Food pantry to remain open under new administrators

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Jonah Beleckis | August 22, 2017

ELKHORN—A month ago, Walworth County Food Pantry owner Jim Drescher said the pantry would close because he couldn't find anyone to take over operations from him and his wife, Ardith.

But then came John and Susan Hughes.

The Hughes couple moved to Lake Geneva about two years ago and were “looking for a mission to serve the community,” John said.

They saw articles about the food pantry closing, and it clicked.

The Walworth County Food Pantry will not be closing after all. John and Susan are transitioning to take over, and the Dreschers will get closer to spending more time with their family, which is why they could no longer run the pantry.

The Hughes couple moved permanently to Lake Geneva so they could be closer to family, too, after having homes in Arizona and Chicago, John said.

They joined Lake Geneva's Immanuel Lutheran Church, where the Dreschers also belong, and Susan joined the Fontana Garden Club. Both groups have people who volunteer with the food pantry, John said.

“We wanted a real meaningful mission,” John said. “It showed up right there in our face. By all signs, this was the thing we should do.”

John said Susan will be spearheading the project as a managing director. They plan to make some changes to the pantry outside of its day-to-day operations.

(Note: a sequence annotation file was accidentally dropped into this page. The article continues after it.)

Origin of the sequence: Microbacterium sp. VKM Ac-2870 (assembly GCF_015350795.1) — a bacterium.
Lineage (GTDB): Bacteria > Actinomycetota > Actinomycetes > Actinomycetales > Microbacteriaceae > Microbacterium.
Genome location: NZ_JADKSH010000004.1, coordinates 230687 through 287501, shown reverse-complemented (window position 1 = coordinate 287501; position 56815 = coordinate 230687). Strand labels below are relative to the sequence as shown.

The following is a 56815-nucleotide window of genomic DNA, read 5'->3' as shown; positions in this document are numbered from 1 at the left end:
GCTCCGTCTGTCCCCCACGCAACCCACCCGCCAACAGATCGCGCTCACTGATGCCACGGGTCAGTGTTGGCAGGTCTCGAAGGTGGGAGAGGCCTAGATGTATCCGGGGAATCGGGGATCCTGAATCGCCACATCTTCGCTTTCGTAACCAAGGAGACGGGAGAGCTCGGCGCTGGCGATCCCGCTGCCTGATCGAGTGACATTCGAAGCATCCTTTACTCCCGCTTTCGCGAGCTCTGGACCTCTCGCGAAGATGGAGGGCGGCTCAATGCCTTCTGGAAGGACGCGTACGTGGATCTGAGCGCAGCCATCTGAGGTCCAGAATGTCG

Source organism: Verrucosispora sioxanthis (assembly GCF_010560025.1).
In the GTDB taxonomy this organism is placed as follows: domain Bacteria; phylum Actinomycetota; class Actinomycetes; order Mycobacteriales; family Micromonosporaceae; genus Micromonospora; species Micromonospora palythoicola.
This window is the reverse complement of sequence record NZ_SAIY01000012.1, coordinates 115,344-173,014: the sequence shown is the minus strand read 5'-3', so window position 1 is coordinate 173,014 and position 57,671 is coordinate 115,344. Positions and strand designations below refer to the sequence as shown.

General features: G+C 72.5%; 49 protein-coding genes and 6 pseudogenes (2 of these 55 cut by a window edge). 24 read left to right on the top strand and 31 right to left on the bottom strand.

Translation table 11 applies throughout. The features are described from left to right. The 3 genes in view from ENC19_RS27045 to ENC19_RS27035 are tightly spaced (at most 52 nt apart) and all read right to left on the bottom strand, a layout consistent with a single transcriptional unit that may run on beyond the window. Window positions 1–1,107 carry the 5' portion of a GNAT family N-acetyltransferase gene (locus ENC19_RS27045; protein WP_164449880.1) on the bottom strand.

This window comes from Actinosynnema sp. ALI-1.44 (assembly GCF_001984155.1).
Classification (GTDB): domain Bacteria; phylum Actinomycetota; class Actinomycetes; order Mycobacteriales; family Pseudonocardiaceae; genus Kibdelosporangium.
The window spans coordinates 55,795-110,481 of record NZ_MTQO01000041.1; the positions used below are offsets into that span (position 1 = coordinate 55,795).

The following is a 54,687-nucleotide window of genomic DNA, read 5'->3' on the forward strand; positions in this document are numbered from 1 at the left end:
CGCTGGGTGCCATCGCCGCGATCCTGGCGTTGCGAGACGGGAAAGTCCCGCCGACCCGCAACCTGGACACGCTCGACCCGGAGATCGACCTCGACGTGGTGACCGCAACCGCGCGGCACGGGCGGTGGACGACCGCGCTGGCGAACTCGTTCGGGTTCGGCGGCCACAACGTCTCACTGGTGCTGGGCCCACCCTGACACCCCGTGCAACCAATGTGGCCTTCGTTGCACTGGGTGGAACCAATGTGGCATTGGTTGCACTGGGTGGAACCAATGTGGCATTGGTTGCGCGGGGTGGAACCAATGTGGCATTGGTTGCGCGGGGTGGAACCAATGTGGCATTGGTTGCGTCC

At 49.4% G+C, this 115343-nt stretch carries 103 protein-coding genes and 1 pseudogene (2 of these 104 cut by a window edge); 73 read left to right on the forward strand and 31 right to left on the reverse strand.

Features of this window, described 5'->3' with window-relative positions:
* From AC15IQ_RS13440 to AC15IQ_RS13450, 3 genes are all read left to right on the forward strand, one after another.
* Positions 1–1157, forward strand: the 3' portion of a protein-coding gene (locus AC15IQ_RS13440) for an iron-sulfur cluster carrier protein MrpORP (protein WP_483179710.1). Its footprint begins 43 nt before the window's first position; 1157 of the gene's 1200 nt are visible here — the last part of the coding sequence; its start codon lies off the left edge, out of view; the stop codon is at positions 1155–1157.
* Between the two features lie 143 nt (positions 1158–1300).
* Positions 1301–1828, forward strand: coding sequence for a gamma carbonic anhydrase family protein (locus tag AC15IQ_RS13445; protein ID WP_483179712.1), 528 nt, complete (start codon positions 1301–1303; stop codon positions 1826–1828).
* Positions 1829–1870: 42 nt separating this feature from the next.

Jim Drescher ran the food pantry under his own charitable foundation, so John said they met with an attorney to make the pantry its own 501(c)(3) nonprofit organization.

They want to make the organization “self-sustaining” with a board of directors, by-laws and forms of income so it could keep running without them, if necessary, John said.

John, who said he was a businessman in the technology industry, also said he wants to make the pantry more visible to the community.

Still, John said he wanted to continue the tradition of the food pantry treating guests like customers. Drescher had previously emphasized the importance of customer service and treating people with dignity when taking care of those who might be at low points in their lives.

The Dreschers also had a long list of connections around the county as well as a healthy set of volunteers, John said. Many volunteers have said they are willing to stay on and help, he added.

The pantry, which opened in 2009, is open 1 to 5 p.m. Wednesdays and 10 a.m. to 2 p.m. Saturdays. It serves an average of 550 families per month, Drescher has said.

But now the Dreschers can move on.

“They've spent a lot of time building this thing,” John said. “They deserve a break and to go on to the next phase of their lives.”

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